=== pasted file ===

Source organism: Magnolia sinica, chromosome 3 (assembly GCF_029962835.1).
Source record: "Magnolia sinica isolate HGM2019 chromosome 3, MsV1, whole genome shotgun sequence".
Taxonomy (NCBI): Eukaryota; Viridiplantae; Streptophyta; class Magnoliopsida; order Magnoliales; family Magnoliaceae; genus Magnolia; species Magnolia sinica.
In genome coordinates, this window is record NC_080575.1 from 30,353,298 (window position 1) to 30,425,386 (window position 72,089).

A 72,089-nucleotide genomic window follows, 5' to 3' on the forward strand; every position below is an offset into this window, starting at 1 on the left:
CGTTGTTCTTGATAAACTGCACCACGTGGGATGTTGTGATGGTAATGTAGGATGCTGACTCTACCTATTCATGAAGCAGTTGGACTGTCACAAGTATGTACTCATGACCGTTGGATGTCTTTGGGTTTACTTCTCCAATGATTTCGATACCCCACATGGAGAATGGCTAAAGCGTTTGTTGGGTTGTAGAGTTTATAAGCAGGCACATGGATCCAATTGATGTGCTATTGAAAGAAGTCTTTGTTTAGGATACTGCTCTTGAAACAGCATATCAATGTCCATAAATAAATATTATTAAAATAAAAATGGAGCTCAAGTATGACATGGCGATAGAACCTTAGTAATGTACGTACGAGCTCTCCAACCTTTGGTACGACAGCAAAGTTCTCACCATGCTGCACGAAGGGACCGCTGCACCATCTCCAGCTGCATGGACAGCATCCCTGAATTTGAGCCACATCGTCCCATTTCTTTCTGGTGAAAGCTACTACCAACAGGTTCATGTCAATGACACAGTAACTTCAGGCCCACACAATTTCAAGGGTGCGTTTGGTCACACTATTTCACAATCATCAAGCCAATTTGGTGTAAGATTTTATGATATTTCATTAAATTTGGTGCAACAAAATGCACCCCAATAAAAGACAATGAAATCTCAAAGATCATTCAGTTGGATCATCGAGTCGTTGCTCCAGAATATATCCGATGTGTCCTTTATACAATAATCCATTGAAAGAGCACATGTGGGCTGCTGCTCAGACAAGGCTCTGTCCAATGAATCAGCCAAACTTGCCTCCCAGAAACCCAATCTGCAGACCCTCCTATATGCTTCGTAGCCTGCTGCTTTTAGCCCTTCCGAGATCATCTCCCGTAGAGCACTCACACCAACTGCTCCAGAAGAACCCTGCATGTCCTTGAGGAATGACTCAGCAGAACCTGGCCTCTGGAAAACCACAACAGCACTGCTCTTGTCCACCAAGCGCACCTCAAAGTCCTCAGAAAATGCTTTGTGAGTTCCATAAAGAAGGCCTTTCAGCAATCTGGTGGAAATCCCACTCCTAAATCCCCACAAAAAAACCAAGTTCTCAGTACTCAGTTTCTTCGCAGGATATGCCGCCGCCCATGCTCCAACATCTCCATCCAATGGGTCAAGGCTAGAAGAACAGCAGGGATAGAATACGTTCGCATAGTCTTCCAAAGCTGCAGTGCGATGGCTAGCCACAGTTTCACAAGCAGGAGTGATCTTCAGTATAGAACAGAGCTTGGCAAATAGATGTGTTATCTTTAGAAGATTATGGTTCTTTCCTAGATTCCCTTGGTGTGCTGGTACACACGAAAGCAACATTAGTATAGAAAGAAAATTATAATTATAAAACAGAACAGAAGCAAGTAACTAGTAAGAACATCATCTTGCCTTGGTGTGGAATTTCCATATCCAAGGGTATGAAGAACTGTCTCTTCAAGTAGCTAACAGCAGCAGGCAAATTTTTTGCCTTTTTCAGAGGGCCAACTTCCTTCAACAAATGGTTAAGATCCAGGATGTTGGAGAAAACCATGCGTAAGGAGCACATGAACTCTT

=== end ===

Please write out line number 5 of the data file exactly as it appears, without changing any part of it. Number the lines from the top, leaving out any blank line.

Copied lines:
A 72,089-nucleotide genomic window follows, 5' to 3' on the forward strand; every position below is an offset into this window, starting at 1 on the left: